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Simic Tempo Ramp In Standard, With Sideboard Guide!


While Core Set 2021 has made some slight shifts to the format, Standard has mostly settled so far on three main archetypes.

Wilderness Reclamation
Witch's Oven
Elspeth Conquers Death

Temur Reclamation, Jund Sacrifice, and Bant Ramp currently rule the roost. There are variations on each theme, but there's no doubt that each strategy is a core component of Standard. The SCG Tour Online Championship Qualifier last weekend was the first big Standard event with Core Set 2021, which saw all three of these archetypes on major display in the top 16:

Yet, I'm here to tell you not to play one of the big three.

Simic Ramp was a fairly obvious deck with the printing of Ugin, the Spirit Dragon back into Standard, but Ugin's main hurdle is that it does very little against the de facto "best" deck in Standard in Temur Reclamation. Aside from that weakness, Ugin ranges from "amazing" to "unbeatable" against the other decks in the format.

So, can we leverage the raw power of Ugin and Simic Ramp while also beating Temur Reclamation?

Yes, yes we can.

My record with Simic Ramp in the last three events I've played is 4-0 in a SCG Tour Challenge last week, 6-2 in the big weekend SCG Tour Championship Qualifier for 14th place, $300, and a virtual tie for top 8, and 4-0 in another SCG Tour Challenge yesterday with this modified list.

Aether Gust
Mystical Dispute
Shark Typhoon

The beauty of Simic Tempo Ramp is that it's much more than just a ramp deck. We get to play great interactive spells like Aether Gust and Mystical Dispute, as well as sideboard into a bunch of others as well. Shark Typhoon isn't the most amazing maindeck card ever, but slots perfectly into our sideboard strategy while giving us play against counterspells. The real reason this all works though is Nissa, Who Shakes the World.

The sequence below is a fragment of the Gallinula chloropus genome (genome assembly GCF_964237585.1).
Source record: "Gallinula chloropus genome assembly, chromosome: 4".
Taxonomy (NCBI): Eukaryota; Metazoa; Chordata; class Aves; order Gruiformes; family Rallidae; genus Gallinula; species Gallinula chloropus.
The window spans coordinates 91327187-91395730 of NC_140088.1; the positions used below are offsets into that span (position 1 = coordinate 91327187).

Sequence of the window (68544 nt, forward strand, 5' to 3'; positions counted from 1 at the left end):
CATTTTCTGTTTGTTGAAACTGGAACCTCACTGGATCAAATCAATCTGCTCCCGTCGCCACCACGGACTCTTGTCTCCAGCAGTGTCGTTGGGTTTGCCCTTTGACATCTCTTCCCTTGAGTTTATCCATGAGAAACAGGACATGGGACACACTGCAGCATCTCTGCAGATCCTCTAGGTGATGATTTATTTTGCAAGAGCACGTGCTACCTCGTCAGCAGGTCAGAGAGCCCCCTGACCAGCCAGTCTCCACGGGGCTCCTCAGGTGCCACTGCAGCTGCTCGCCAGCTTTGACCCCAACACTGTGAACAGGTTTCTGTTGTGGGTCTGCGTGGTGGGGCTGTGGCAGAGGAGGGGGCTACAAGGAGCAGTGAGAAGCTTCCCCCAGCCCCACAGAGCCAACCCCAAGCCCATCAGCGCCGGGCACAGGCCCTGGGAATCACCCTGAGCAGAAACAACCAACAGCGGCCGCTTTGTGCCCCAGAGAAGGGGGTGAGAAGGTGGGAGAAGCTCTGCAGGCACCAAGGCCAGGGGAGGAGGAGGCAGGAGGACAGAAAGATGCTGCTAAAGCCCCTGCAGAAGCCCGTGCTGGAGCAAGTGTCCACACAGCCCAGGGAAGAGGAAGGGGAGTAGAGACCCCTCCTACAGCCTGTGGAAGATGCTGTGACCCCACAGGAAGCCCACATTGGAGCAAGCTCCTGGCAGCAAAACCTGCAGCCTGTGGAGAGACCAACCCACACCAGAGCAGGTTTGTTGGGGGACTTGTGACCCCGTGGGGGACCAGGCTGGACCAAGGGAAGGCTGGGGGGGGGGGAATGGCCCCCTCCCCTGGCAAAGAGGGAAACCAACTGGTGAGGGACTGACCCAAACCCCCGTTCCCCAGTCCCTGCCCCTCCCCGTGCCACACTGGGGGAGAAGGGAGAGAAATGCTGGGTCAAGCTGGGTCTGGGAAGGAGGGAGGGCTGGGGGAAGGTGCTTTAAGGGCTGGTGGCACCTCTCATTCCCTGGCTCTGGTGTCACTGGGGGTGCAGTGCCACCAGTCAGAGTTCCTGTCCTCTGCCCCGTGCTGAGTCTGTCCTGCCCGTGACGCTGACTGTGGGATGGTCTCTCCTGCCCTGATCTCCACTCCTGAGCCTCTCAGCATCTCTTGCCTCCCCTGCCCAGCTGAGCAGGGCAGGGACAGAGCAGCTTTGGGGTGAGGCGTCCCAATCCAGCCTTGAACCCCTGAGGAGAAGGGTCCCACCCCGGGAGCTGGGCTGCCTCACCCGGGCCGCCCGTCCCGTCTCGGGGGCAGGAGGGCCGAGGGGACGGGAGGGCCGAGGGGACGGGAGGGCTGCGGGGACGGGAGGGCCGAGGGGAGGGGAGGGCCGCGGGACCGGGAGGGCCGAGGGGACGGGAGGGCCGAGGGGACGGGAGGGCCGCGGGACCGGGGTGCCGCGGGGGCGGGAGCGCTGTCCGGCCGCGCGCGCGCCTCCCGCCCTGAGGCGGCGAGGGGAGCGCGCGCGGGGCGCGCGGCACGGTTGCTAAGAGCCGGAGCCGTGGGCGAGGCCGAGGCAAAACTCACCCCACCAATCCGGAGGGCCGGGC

Nissa, Who Shakes the World

Nissa is an amazing ramp tool for the deck, helping to power out Ugin and huge Hydroid Krasis, but is also a phenomenal threat in her own right that allows you to leave up mana to interact as you attack. This is a major reason for Ketria Triome in the deck, giving you the ability to tap out for Nissa, untap a Breeding Pool or Triome, and still have mana available for Aether Gust and Negate. Our Ugin plan is great against the majority of the format, but against Temur Reclamation or decks that overload on countermagic we get to transform into more of a tempo deck and lean on Nissa and counterspells to take the day.

What follows will be a sideboard and matchup guide for the big matchups in the format.

Temur Reclamation

I am showcasing Takumi Utsunomiya's 10th place Temur Reclamation deck over Erin Diaz's 1st place version because it is a more stock list, and therefore more likely what you would play against if you played against a random Temur Reclamation player.


Temur Reclamation is the reason our deck is built like it is.

After sideboard we stop being a ramp deck and become a sort of tempo-flash hybrid deck. Our goal is to get out ahead in some way, stick a threat, and be able to defend it with countermagic until the game ends. Gone are big sorcery speed plays like Ugin, and in their place are nimble threats like Nightpack Ambusher. We can still go big on Hydroid Krasis and Shark Typhoon, but it's not our primary plan.

Your plays should be made with early game tempo in mind at all times. Mystical Dispute should usually be used on an early Growth Spiral, as can Aether Gust. We no longer have an 8 mana "you win" card in our deck, so it's important for the first few turns of the game to go well for us.

Jolrael, Mwonvuli Recluse
Nightpack Ambusher

Please remember that this is a sideboard guide, not rules. You will need to be dynamic as there is a large amount of variation among Temur Reclamation sideboards and maindecks. Some lists will have multiple maindeck threats like Jolrael, Mwonvuli Recluse or Nightpack Ambusher, while others will have them in the sideboard or not at all. This can affect the number of Aether Gust and Mystical Dispute you want to have in your deck.

Play tight, get ahead, and ride a good threat to victory!

Jund Sacrifice

While Ugin, the Spirit Dragon is a drag against Temur Reclamation, it is lights out against Jund or Rakdos Sacrifice.